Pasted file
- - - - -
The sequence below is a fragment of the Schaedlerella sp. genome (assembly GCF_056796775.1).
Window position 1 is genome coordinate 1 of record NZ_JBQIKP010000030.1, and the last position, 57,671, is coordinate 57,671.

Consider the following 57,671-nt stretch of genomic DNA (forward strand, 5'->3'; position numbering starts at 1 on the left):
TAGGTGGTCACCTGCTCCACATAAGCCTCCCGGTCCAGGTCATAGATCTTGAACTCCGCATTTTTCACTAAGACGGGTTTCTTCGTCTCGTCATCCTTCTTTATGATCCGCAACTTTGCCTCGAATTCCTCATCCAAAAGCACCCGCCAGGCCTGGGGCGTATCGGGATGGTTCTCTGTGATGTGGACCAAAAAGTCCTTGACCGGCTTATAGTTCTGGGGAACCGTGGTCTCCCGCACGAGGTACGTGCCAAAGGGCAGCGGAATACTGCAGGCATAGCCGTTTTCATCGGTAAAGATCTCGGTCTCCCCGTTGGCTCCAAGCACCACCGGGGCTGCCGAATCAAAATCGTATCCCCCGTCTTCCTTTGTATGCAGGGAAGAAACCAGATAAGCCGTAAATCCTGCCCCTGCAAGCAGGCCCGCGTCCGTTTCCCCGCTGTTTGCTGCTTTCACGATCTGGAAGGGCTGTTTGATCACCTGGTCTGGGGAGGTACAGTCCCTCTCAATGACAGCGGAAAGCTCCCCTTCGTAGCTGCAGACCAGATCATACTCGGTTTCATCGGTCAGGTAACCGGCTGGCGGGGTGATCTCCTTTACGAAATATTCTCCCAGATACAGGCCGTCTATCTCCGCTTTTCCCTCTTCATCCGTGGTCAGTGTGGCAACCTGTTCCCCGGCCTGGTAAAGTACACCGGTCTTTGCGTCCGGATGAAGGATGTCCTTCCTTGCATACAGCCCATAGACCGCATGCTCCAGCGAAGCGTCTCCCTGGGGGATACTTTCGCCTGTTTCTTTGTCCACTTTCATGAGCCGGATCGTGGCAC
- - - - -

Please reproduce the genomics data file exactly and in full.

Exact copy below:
The sequence below is a fragment of the Schaedlerella sp. genome (assembly GCF_056796775.1).
Window position 1 is genome coordinate 1 of record NZ_JBQIKP010000030.1, and the last position, 57,671, is coordinate 57,671.

Consider the following 57,671-nt stretch of genomic DNA (forward strand, 5'->3'; position numbering starts at 1 on the left):
TAGGTGGTCACCTGCTCCACATAAGCCTCCCGGTCCAGGTCATAGATCTTGAACTCCGCATTTTTCACTAAGACGGGTTTCTTCGTCTCGTCATCCTTCTTTATGATCCGCAACTTTGCCTCGAATTCCTCATCCAAAAGCACCCGCCAGGCCTGGGGCGTATCGGGATGGTTCTCTGTGATGTGGACCAAAAAGTCCTTGACCGGCTTATAGTTCTGGGGAACCGTGGTCTCCCGCACGAGGTACGTGCCAAAGGGCAGCGGAATACTGCAGGCATAGCCGTTTTCATCGGTAAAGATCTCGGTCTCCCCGTTGGCTCCAAGCACCACCGGGGCTGCCGAATCAAAATCGTATCCCCCGTCTTCCTTTGTATGCAGGGAAGAAACCAGATAAGCCGTAAATCCTGCCCCTGCAAGCAGGCCCGCGTCCGTTTCCCCGCTGTTTGCTGCTTTCACGATCTGGAAGGGCTGTTTGATCACCTGGTCTGGGGAGGTACAGTCCCTCTCAATGACAGCGGAAAGCTCCCCTTCGTAGCTGCAGACCAGATCATACTCGGTTTCATCGGTCAGGTAACCGGCTGGCGGGGTGATCTCCTTTACGAAATATTCTCCCAGATACAGGCCGTCTATCTCCGCTTTTCCCTCTTCATCCGTGGTCAGTGTGGCAACCTGTTCCCCGGCCTGGTAAAGTACACCGGTCTTTGCGTCCGGATGAAGGATGTCCTTCCTTGCATACAGCCCATAGACCGCATGCTCCAGCGAAGCGTCTCCCTGGGGGATACTTTCGCCTGTTTCTTTGTCCACTTTCATGAGCCGGATCGTGGCAC